Employers must pay employees working remotely for all hours worked and make a reasonable effort to determine those hours, the U.S. Department of Labor’s Wage and Hour Division said in new guidance.
“If the employer knows or has reason to believe that work is being performed, the time must be counted as hours worked,” the guidance states.
“An employer may have actual or constructive knowledge of additional unscheduled hours worked by their employees, and courts consider whether the employer should have acquired knowledge of such hours worked through reasonable diligence.”
The DOL estimates that in 2019, one-fourth of the U.S. workforce (24%) performed some work at home on an average day.
That number has exploded during the pandemic.
Employers are obligated by federal law to track the hours of employees working remotely, DOL said.
It suggests that employers provide a reasonable reporting procedure for non-scheduled time.
“If an employee fails to report unscheduled hours worked through such a procedure, the employer is generally not required to investigate further to uncover unreported hours,” the guidance said.
Employers typically know the regularly scheduled hours of employees working remotely, but may also know of other hours worked through employee reports or other notifications.
“The [Fair Labor Standards Act] standard for constructive knowledge in the overtime context is whether an employer has reason to believe work is being performed,” the guidance states.
“If an employer knows or has reason to believe the work is being performed, they must count the time as hours worked.”
While an employer can determine a remote worker’s activity by checking access to work-issued electronic devices outside work hours, the guidance says “reasonable diligence generally does not require the employer to undertake impractical efforts such as sorting through this information to determine whether employees worked hours beyond what they reported.”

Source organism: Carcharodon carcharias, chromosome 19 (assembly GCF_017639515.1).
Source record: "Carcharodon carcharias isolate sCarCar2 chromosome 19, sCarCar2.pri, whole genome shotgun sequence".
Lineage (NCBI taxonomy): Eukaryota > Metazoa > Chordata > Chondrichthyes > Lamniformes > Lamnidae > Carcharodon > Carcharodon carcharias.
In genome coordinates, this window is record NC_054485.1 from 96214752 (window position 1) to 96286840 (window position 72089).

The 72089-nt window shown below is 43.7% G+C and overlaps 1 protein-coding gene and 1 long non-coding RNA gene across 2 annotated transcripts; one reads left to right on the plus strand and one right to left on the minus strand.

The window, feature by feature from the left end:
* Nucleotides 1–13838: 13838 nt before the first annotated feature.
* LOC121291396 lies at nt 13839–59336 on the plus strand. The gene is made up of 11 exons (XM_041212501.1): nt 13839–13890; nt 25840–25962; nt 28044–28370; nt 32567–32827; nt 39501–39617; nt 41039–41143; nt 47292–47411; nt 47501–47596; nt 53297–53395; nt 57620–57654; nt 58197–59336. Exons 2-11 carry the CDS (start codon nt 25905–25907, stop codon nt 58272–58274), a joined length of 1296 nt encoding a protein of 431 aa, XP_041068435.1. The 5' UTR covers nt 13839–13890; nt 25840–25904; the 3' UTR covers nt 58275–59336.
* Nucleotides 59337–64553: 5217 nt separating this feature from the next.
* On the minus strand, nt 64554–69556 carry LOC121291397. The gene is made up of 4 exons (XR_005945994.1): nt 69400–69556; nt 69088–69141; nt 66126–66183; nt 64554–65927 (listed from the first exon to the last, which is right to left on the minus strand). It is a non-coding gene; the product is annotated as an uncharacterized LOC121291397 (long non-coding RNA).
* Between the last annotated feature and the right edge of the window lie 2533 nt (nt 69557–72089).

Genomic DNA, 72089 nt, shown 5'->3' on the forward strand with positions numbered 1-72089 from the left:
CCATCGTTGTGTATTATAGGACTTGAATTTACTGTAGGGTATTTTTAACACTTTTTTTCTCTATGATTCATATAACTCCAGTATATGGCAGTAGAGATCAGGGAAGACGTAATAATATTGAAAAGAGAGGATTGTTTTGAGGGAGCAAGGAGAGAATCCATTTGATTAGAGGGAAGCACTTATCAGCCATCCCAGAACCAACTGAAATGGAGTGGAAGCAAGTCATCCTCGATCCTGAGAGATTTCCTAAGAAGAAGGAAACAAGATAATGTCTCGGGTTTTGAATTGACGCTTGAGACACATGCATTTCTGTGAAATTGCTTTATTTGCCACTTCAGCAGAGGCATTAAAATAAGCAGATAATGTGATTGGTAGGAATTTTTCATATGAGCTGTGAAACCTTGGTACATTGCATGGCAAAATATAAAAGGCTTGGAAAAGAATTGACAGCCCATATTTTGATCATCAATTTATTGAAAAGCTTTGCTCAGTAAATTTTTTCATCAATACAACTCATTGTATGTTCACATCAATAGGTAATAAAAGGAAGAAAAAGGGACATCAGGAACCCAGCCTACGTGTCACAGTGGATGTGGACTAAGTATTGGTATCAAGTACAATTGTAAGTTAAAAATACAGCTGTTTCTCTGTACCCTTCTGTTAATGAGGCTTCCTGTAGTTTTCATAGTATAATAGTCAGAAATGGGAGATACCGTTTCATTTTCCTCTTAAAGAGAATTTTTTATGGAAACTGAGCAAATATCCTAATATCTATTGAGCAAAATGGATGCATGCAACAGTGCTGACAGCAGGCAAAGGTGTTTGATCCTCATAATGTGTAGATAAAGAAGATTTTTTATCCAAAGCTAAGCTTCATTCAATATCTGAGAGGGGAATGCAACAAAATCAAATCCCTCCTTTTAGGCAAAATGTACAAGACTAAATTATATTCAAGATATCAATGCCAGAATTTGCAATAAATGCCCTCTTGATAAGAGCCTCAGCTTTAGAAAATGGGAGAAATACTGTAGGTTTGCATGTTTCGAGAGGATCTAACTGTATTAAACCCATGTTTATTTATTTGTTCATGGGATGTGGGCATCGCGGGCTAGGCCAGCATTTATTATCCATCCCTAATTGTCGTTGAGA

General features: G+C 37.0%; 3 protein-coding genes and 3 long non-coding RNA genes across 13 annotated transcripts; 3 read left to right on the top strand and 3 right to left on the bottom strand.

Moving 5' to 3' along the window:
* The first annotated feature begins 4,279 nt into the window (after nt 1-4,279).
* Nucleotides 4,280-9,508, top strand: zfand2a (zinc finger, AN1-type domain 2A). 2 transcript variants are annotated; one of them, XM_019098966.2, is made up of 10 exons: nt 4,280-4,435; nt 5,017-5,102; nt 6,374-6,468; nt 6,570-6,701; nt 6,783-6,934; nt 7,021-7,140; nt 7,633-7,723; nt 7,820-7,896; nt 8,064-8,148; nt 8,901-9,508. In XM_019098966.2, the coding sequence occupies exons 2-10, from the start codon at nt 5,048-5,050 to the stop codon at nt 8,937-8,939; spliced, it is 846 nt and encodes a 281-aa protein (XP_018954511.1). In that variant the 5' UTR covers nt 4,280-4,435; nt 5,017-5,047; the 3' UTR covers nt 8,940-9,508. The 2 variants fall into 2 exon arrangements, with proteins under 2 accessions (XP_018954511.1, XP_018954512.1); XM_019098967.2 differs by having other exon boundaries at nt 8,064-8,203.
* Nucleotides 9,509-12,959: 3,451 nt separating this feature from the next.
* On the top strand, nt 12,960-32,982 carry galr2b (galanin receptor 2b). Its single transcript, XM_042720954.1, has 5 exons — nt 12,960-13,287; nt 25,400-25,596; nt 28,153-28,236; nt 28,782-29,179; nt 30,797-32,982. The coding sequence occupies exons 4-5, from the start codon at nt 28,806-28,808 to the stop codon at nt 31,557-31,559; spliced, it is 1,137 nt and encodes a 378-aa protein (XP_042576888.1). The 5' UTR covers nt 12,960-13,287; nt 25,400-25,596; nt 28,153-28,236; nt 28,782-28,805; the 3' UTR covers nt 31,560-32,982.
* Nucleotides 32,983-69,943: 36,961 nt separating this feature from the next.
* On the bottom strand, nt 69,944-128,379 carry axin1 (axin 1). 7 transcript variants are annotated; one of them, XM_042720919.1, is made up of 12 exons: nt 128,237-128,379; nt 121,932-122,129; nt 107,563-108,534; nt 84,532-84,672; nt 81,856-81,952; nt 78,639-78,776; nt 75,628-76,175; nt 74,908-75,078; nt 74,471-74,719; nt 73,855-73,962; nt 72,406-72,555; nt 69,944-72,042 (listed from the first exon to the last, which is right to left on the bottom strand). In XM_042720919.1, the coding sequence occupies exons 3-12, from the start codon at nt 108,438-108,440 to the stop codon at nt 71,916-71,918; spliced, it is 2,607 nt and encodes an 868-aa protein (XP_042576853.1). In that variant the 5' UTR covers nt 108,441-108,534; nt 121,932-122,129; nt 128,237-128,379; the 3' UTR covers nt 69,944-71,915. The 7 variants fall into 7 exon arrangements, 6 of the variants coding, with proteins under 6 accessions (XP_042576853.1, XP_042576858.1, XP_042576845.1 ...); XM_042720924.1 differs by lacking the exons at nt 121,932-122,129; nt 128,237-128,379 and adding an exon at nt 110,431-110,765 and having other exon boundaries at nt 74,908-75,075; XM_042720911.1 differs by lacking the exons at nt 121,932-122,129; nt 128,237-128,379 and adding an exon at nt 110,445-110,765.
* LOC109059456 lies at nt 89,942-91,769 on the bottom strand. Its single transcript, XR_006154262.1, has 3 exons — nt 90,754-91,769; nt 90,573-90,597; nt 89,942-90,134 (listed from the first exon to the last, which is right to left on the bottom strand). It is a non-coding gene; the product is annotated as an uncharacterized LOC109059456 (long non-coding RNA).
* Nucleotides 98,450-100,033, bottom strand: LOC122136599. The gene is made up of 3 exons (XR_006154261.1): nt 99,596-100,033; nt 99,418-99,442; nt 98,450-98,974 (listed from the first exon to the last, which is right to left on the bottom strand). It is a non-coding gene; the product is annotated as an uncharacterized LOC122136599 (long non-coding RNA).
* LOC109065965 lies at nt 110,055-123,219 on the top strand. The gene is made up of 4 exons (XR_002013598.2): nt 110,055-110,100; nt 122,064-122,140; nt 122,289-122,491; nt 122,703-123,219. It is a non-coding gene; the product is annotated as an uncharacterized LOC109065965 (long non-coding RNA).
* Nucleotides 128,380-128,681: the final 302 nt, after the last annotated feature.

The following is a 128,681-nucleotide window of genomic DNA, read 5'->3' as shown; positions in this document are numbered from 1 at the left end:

The FLSA generally requires employers to compensate their employees for all hours worked, including overtime hours.
It also requires employers to “exercise control to ensure that work is not performed that they do not wish to be performed.”
Employees working remotely must keep accurate records.
“When the employee fails to follow reasonable time reporting procedures, (he or) she prevents the employer from knowing its obligation to compensate the employee,” the guidance said.
“Accordingly, failure to compensate an employee for unreported hours that the employer did not know about, nor had reason to believe was being performed, does not violate the FLSA.”
CBIA HR counsel Mark Soycher notes the guidance does not reflect any change in compliance standards or obligations.
“But in this COVID-19 environment, where remote work arrangements have become far more common than ever before, it highlights the need for employers to update and implement reasonable time reporting procedures that will continue to allow for accurate tracking and reconciling hours worked and hours paid,” Soycher said.
“The increased number of younger workers who may be more inclined to shun the traditional nine-to-five work schedule and embrace flexible work arrangements—work anytime, anywhere—still need to accurately record actual hours worked.”
And Soycher emphasized that employers still retain the right to schedule work time, and tell employees when they are not to work.
“If employers don’t want to pay workers at certain times or for certain hours, they must address non-cooperative workers with clear direction and, if necessary, discipline when they engage in work when it is not scheduled or wanted,” he said.